With her life on the line, and with the realisation that she owns nothing because everything was Harry’s, Veronica’s only option is to rely on Harry’s notebook, which contains plans for his next job. She needs help however, and so turns to the widows of the rest of Harry’s crew, including Alice (Debicki) who’s had to become an escort following her husband’s death, and Linda (Rodriguez) whose store was repossessed following her husband’s death. The only widow no interested is Amanda (Coon) who has a young son to look after, and so the women recruit Linda’s babysitter, Belle (Erivo).

Not only do they have to become a well-oiled team in a matter of days, but they also need to worry about Jamal’s psycho brother Jatemme (Kaluuya). Can they follow in their husbands’ footsteps and become master criminals, or are they doomed to fail?

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I heard a lot of good things about Widows, the cast is impressive, I love a good heist movie, was a fan of the original UK TV show, and the only other McQueen film I’d seen, 12 Years a Slave, was powerful stuff, so I was eager to catch this. Sad then to report that I came out feeling somewhat disappointed.

I can see why this has turned some critics’ heads, it’s well acted and covers more ground than the average heist movie ever will, but therein lies it’s problem, because I don’t think it really knows what kind of film it wants to be, and whilst it tackles some weighty ideas (domestic violence, inter racial marriage, political corruption, gangland violence, and police brutality amongst others) it never seems to have enough time to devote to each and every element, and as a result winds up being something of a curates egg rather than the complex socio-political crime epic it so clearly wants to be, and late on it features a contrivance so jarring it felt like a scene was missing, as characters are stranded by the road one minute, yet have a car in the very next scene. For a second I thought I was watching The Predator again, and you really have to expect better from a filmmaker as accomplished as McQueen.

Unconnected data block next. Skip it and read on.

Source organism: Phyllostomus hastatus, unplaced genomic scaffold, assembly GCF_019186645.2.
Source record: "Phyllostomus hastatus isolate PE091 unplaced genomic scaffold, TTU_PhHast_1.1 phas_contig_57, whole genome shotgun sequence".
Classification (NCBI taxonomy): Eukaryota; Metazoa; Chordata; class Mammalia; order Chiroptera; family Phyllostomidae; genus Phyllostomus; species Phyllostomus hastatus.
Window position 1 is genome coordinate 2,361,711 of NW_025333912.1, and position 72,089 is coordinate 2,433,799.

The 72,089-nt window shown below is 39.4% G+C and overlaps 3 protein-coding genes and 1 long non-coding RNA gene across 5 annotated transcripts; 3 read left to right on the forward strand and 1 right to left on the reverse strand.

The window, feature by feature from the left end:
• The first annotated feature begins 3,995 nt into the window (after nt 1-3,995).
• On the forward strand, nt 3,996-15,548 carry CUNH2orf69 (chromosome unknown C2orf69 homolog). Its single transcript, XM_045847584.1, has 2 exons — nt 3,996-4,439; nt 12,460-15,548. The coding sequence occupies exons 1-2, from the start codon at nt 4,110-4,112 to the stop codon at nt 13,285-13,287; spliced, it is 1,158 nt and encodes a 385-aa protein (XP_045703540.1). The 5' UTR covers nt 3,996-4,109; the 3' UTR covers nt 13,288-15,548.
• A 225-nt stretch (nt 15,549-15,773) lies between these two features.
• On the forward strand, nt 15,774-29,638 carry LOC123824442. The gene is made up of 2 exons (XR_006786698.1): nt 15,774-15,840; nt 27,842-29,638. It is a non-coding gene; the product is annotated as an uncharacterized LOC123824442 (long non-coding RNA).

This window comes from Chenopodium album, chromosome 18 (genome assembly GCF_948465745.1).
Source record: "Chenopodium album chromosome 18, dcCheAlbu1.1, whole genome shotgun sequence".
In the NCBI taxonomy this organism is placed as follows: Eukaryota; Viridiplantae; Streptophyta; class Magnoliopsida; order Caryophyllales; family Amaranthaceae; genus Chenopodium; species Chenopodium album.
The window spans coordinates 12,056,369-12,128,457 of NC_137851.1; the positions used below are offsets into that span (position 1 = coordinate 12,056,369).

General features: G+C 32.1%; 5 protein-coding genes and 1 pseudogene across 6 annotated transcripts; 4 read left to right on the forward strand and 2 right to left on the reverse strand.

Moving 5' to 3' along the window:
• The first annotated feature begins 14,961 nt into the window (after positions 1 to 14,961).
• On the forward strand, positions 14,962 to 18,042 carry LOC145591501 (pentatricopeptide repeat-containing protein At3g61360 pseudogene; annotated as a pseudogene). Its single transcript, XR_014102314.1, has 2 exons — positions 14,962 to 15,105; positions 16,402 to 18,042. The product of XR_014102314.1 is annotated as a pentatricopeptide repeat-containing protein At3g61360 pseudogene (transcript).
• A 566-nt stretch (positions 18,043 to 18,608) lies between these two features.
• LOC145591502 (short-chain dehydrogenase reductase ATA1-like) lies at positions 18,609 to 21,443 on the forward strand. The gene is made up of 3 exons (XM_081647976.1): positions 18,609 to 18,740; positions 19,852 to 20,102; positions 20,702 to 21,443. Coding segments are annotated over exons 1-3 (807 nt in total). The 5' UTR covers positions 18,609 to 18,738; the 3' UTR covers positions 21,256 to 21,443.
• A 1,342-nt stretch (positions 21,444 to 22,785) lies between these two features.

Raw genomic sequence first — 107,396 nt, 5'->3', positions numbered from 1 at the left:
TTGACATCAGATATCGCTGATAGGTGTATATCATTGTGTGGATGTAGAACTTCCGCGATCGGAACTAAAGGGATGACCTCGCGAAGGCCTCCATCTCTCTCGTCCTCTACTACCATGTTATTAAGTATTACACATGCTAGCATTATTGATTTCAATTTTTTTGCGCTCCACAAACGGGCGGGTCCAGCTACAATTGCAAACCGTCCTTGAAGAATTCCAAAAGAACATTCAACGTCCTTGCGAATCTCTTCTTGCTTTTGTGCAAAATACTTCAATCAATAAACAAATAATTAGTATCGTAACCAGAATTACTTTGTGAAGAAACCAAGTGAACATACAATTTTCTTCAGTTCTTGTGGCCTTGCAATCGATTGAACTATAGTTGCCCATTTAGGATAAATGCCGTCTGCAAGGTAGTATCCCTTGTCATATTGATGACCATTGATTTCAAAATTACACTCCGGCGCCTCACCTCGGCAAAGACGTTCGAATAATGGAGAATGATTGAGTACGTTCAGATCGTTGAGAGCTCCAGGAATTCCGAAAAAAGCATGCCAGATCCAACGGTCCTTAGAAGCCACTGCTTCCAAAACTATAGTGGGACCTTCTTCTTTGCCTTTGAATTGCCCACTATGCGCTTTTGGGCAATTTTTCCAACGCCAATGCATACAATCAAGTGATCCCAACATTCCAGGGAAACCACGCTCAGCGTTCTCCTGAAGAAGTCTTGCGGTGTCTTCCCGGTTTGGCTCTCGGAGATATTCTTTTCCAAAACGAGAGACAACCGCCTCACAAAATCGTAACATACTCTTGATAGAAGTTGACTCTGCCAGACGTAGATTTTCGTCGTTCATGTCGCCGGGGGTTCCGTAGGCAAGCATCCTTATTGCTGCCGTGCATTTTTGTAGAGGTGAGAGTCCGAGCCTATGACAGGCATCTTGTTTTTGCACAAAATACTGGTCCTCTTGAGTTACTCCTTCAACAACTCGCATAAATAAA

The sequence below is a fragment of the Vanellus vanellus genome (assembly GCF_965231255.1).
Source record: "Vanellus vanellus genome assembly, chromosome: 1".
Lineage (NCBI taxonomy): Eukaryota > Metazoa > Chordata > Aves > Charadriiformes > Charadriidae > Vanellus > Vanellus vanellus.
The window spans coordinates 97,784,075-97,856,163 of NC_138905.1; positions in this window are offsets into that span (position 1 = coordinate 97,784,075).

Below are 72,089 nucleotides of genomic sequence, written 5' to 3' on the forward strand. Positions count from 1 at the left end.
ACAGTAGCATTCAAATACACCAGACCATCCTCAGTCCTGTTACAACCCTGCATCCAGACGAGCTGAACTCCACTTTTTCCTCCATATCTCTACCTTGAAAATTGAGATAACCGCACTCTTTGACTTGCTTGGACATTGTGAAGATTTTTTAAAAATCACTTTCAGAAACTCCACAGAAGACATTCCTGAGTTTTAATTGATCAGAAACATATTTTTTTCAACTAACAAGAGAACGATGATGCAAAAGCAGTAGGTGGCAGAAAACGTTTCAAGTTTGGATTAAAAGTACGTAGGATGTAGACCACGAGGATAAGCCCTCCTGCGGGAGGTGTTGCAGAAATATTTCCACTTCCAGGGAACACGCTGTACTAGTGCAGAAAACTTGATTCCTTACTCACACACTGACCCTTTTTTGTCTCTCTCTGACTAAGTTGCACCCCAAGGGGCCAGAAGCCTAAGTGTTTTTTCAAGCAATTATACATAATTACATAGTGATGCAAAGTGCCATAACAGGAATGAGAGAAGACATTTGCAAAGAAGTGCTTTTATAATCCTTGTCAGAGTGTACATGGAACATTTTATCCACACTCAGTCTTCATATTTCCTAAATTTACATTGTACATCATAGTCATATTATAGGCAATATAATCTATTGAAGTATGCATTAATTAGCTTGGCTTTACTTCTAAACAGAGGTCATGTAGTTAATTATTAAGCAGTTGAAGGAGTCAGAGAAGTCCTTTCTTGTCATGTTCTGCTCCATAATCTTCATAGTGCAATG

Worst of all, as a thriller it commits the cardinal sin of just not being very thrilling, and even the twists and betrayals are predictable.

Where it scores points is in the casting, and McQueen has pulled an enviable group together. Davis is the centre that holds the film together, and she gets some powerful scenes as she transitions from sedate union worker to hardened criminal, and if the transformation isn’t completely sold this is more down to compacting a mini-series worth of growth into a film than Davis’ performance.